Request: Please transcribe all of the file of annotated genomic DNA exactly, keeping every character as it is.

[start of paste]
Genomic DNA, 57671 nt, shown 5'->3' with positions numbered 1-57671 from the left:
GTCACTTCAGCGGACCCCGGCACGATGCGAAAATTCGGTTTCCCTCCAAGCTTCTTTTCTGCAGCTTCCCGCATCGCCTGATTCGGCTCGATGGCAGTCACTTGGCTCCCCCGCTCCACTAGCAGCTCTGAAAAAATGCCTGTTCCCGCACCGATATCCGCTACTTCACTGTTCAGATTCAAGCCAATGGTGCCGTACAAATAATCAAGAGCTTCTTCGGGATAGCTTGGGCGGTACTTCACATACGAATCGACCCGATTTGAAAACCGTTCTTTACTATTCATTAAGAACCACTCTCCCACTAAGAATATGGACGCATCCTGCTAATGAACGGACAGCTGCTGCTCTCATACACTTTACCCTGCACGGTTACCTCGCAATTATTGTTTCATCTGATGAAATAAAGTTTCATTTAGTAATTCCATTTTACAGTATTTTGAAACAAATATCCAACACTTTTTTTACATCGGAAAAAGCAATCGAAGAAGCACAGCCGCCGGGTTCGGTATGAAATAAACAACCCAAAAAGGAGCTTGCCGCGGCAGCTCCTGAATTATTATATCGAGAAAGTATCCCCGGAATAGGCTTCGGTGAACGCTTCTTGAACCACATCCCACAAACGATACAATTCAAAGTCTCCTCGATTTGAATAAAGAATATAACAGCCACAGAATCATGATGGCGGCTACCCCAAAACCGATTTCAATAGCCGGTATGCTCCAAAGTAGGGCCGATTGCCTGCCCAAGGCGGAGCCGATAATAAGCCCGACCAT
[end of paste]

Genomic DNA, 57671 nt, shown 5'->3' with positions numbered 1-57671 from the left:
GTCACTTCAGCGGACCCCGGCACGATGCGAAAATTCGGTTTCCCTCCAAGCTTCTTTTCTGCAGCTTCCCGCATCGCCTGATTCGGCTCGATGGCAGTCACTTGGCTCCCCCGCTCCACTAGCAGCTCTGAAAAAATGCCTGTTCCCGCACCGATATCCGCTACTTCACTGTTCAGATTCAAGCCAATGGTGCCGTACAAATAATCAAGAGCTTCTTCGGGATAGCTTGGGCGGTACTTCACATACGAATCGACCCGATTTGAAAACCGTTCTTTACTATTCATTAAGAACCACTCTCCCACTAAGAATATGGACGCATCCTGCTAATGAACGGACAGCTGCTGCTCTCATACACTTTACCCTGCACGGTTACCTCGCAATTATTGTTTCATCTGATGAAATAAAGTTTCATTTAGTAATTCCATTTTACAGTATTTTGAAACAAATATCCAACACTTTTTTTACATCGGAAAAAGCAATCGAAGAAGCACAGCCGCCGGGTTCGGTATGAAATAAACAACCCAAAAAGGAGCTTGCCGCGGCAGCTCCTGAATTATTATATCGAGAAAGTATCCCCGGAATAGGCTTCGGTGAACGCTTCTTGAACCACATCCCACAAACGATACAATTCAAAGTCTCCTCGATTTGAATAAAGAATATAACAGCCACAGAATCATGATGGCGGCTACCCCAAAACCGATTTCAATAGCCGGTATGCTCCAAAGTAGGGCCGATTGCCTGCCCAAGGCGGAGCCGATAATAAGCCCGACCAT